India’s hockey players have a role model within their ranks and should look at play-maker Sardar Singh for inspiration, says coach Michael Nobbs.
Sardar has stood out among the fumbling Indian players, continuously feeding the strikers from his centre-half position and also bolstered the defence that has repeatedly shown signs of crumbling under the slightest of pressure.
“Look at Sardar Singh and the effort he puts on the field. Even when things have gone wrong for the team, he has played his heart out,” says Nobbs, facing the enormous task of getting the team spirits up for India’s last match which they need to win to avert a bottom place in the 12-team Olympic Games hockey competition.
Nobbs acknowledged that his players had struggled in India’s return to the Olympic Games after missing out on the qualification for the 2008 Olympic Games in Beijing.
The coach said the Indian players had improved their fitness following an extended training programme, but they were unable to produce the game they were capable of.
“Sardar is an exception. Thank God he’s in this team and had played the game expected from someone representing his country,” Nobbs said.
“If only the other players had been inspired by seeing the effort he has put in,” said Nobbs of the star mid—fielder, who made his Olympic Games debut soon after receiving a stinging blow just under his knee during India’s tour of Europe before arriving in London.
But he was back on his feet, training for the Olympic Games within a few days, and never allowed that injury to curb his domination of the midfield.
Nobbs accepts that there is a huge difference in Sardar’s game and those of several others in the team.
As the team continued to suffer one defeat after another, Sardar made a comment that the Indian players seemed to be having some problem in mental conditioning for tournaments of this level.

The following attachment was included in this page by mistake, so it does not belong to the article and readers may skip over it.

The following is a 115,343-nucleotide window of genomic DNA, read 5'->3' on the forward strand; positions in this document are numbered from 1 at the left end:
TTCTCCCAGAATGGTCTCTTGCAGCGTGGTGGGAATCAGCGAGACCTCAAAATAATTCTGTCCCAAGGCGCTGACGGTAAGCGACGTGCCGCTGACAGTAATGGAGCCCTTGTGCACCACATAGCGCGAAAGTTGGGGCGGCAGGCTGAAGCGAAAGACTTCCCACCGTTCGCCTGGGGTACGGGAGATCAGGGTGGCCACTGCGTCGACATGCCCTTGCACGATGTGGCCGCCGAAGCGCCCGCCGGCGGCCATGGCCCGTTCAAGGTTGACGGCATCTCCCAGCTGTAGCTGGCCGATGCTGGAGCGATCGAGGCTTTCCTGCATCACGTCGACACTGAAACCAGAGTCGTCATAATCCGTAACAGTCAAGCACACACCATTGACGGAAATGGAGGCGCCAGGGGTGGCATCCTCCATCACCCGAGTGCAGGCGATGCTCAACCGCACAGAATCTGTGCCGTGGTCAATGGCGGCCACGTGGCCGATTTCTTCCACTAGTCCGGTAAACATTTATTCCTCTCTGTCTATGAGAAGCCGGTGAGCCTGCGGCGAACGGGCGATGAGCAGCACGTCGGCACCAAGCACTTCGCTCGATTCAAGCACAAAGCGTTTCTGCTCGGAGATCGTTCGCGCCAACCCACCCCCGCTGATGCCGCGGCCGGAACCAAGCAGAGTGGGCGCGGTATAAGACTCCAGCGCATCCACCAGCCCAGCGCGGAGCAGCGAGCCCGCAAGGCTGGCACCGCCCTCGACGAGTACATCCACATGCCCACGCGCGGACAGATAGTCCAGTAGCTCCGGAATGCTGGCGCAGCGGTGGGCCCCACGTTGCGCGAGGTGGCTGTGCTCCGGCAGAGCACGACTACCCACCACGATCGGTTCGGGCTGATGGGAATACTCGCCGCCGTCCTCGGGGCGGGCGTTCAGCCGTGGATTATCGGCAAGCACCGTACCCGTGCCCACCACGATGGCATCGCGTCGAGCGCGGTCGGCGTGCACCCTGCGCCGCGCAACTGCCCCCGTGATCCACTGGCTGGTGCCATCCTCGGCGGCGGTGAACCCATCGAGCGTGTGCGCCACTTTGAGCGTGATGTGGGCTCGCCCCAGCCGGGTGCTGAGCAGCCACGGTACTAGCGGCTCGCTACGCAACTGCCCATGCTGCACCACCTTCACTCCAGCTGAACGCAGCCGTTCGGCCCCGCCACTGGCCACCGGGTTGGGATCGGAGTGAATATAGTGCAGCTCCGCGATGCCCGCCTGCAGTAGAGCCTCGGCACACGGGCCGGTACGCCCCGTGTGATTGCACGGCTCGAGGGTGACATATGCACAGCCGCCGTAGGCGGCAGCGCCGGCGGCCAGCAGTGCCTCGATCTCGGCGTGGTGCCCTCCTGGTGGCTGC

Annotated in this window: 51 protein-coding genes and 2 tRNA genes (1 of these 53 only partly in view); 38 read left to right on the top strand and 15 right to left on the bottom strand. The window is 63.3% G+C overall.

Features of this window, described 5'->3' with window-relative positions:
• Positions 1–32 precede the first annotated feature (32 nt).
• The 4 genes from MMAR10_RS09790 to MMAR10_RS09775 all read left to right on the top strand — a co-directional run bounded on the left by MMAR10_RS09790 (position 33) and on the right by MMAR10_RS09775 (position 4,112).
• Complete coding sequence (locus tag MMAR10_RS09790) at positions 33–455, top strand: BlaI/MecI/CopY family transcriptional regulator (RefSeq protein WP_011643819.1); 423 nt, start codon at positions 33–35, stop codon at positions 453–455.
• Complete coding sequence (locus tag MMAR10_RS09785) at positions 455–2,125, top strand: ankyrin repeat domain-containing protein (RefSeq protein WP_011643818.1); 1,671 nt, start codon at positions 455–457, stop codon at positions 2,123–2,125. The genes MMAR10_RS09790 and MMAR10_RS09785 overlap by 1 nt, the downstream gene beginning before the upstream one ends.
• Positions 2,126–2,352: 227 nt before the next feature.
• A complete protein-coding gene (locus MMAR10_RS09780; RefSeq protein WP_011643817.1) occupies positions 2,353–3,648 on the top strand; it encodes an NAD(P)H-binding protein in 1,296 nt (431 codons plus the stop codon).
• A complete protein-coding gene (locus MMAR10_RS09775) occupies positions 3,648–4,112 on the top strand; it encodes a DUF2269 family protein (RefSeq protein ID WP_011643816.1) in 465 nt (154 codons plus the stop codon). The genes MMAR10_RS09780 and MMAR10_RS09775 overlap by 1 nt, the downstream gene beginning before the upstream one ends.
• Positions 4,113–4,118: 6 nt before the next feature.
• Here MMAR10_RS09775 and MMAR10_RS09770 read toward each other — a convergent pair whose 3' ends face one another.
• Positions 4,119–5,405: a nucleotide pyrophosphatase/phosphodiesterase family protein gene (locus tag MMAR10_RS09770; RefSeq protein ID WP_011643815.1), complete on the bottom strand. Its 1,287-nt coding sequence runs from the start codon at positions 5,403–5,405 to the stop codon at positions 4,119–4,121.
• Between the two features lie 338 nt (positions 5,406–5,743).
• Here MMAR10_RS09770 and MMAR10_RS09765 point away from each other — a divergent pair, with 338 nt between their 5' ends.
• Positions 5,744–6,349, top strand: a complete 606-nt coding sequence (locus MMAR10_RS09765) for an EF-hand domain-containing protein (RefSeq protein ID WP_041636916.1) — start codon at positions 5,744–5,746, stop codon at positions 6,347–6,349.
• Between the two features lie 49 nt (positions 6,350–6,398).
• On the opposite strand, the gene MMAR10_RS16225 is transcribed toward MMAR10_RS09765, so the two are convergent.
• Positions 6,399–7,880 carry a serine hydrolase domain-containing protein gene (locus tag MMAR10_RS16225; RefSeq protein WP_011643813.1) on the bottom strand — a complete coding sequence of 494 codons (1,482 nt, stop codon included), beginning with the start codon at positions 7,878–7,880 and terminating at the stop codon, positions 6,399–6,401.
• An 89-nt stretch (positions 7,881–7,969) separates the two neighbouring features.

“If Sardar says it, he is probably right,” said Nobbs, who has also acknowledged that the Indian players did not show the heart for a fight when confronted with rivals who were bigger physically.
Nobbs said he understands Sardar’s frustration at the way things have gone.
“When you have a role model like Sardar in the team, the players ought to be inspired by his presence and his game,” the coach said.
India finished at the bottom of Pool B after losing all five matches. They were the only team not to have gained a single point and had conceded three or more goals in every match.
Under the rules for positional playoffs at the Olympic Games, there will be a direct encounter between the teams of two pools who do not make the semifinals.
South Africa, India’s opponents in the playoff for the 11th and 12th spots on Saturday, were the last-placed team in Pool A. Even South Africa drew one of their five matches to gain a point.
Eight-time gold medallists India’s previous lowest position in the Olympic Games, other than not qualifying for the 2008 Olympics, was the No. 8 finish at Atlanta in 1996.